Adrienne Rich: Navigating Hope

The news of Adrienne Rich’s death yesterday at age 82 sent me immediately to my bookshelves and an extended swim through the currents of words she has left behind. All writers believe in the power of words—and maybe especially poets, whose words are fewer and so carefully chosen—but for me Rich’s writing particularly and persuasively argued for the ability of words, language, expression to create new realities, to change the world.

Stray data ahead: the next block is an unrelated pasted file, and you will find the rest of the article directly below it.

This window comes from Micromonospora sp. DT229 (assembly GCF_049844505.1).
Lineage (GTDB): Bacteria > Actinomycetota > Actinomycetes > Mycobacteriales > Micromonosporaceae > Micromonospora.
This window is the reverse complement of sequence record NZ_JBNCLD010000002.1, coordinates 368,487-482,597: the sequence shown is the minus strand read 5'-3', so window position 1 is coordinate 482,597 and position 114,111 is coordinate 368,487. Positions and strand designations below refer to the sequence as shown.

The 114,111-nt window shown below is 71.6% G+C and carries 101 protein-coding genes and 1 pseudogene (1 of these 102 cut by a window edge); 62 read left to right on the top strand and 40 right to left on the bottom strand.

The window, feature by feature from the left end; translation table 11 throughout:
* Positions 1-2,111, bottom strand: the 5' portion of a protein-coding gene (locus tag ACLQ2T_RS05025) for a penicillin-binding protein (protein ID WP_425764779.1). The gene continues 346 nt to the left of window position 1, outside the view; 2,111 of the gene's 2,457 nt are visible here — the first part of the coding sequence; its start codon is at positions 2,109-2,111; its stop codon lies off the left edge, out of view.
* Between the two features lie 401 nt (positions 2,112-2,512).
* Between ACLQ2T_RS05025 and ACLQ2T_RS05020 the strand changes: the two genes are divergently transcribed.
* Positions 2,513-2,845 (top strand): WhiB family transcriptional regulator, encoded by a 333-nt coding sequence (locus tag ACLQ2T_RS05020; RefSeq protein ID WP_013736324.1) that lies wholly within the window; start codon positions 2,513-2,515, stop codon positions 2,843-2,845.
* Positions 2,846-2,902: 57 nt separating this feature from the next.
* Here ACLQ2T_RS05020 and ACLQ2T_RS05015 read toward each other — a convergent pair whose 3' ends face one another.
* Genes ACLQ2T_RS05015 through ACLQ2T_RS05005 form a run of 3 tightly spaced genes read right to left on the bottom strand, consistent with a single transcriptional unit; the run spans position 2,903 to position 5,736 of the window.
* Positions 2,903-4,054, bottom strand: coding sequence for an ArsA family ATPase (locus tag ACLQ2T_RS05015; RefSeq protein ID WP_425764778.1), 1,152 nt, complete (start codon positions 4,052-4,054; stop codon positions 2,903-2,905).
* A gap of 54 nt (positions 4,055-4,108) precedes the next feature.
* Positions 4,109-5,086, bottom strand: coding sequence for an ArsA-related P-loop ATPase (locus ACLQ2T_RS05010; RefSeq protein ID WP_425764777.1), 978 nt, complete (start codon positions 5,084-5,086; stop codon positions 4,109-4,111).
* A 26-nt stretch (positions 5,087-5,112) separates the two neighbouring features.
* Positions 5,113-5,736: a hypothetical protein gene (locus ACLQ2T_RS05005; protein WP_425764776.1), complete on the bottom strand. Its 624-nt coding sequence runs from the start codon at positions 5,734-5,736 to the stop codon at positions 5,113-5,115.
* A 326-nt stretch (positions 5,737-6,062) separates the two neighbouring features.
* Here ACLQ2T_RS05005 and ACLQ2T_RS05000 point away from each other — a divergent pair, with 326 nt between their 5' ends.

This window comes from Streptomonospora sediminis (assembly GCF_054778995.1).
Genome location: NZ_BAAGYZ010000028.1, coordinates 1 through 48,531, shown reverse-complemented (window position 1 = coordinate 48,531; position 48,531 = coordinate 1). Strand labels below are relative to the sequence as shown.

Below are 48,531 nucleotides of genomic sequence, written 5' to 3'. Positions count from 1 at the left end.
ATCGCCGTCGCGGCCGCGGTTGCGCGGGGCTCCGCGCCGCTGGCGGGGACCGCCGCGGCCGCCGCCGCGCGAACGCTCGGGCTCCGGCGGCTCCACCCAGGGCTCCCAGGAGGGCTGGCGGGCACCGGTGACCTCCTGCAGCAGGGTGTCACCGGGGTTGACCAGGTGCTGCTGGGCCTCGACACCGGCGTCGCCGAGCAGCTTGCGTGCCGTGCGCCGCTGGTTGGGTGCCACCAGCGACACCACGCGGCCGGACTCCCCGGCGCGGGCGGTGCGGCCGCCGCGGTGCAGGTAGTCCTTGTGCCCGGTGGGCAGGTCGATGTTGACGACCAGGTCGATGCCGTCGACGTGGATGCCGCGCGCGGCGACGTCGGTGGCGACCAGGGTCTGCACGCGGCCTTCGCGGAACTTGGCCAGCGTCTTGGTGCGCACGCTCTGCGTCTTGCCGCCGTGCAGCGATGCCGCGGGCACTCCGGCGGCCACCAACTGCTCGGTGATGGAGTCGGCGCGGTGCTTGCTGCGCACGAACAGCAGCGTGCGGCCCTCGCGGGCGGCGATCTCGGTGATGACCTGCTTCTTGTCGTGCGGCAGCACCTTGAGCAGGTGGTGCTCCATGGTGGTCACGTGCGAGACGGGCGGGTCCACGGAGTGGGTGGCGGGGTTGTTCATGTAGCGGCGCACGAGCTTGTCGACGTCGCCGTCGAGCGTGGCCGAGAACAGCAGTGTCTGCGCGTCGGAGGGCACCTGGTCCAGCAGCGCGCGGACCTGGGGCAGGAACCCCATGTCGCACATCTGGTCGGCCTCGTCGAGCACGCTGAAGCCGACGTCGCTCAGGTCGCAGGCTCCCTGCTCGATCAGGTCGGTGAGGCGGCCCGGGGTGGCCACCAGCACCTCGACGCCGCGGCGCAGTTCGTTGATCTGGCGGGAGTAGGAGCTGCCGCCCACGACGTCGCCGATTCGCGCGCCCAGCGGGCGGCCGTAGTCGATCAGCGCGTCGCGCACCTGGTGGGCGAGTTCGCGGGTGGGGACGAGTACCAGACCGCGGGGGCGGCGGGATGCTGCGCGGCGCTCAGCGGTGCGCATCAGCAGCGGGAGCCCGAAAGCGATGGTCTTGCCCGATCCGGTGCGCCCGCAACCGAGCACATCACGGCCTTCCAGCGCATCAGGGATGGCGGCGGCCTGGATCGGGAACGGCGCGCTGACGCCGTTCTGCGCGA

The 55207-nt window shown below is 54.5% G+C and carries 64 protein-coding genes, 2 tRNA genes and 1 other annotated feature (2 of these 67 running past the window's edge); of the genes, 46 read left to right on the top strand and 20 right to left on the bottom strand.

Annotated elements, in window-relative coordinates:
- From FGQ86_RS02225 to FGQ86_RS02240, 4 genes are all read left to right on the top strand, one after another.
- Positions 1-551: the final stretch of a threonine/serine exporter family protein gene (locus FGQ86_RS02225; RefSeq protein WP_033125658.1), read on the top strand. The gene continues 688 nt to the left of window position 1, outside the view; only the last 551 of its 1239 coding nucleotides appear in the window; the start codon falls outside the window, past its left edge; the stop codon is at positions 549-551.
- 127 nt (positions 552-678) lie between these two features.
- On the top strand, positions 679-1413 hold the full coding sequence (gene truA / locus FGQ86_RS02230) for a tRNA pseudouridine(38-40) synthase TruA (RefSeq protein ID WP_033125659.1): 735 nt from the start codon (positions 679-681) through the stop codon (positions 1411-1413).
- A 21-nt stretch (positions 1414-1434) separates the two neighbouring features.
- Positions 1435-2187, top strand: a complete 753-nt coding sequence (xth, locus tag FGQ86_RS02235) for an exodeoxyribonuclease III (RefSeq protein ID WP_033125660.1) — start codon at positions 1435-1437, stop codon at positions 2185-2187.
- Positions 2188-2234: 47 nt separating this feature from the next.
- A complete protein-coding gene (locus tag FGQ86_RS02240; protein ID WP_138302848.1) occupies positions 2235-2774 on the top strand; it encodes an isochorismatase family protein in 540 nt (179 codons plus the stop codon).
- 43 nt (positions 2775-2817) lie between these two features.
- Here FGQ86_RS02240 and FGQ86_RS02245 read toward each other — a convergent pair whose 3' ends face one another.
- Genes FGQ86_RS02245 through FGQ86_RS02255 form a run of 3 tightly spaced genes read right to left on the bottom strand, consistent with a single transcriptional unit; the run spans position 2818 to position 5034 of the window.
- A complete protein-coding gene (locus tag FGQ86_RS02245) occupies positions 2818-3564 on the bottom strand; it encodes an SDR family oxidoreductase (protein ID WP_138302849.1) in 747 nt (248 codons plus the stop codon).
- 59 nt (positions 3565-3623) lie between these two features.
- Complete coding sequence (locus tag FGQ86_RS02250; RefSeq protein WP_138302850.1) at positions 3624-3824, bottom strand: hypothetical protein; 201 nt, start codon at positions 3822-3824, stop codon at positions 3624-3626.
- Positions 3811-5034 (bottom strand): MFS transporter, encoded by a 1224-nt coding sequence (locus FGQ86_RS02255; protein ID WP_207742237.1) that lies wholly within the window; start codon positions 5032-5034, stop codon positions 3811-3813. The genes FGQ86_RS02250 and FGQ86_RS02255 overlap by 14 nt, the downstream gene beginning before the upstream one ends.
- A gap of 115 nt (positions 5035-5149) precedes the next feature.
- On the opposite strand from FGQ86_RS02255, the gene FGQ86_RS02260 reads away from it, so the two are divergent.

Rich often used the metaphor of the map. In “Diving into the Wreck” she writes “The words are purposes./The words are maps.” In part XVIII of “Twenty One Love Poems” she declares “the maps they gave us were out of date/by years.” In “Dreamwood,” she writes of the scratches on a wooden typing stand as a poet’s map: “It would be the map by which/she could see the end of touristic choices,/of distances blued and purpled by romance,/by which she would recognize that poetry/isn’t revolution but a way of knowing/why it must come…” An entire collection of her poems is titled “An Atlas of the Difficult World.” Words, to Rich, give direction for life, by bringing to life those things that have been silenced, unacknowledged, unknown, unseen. In Rich’s words, “The story of our lives becomes our lives”—how we narrate our own experiences shapes the life that we are able to lead.


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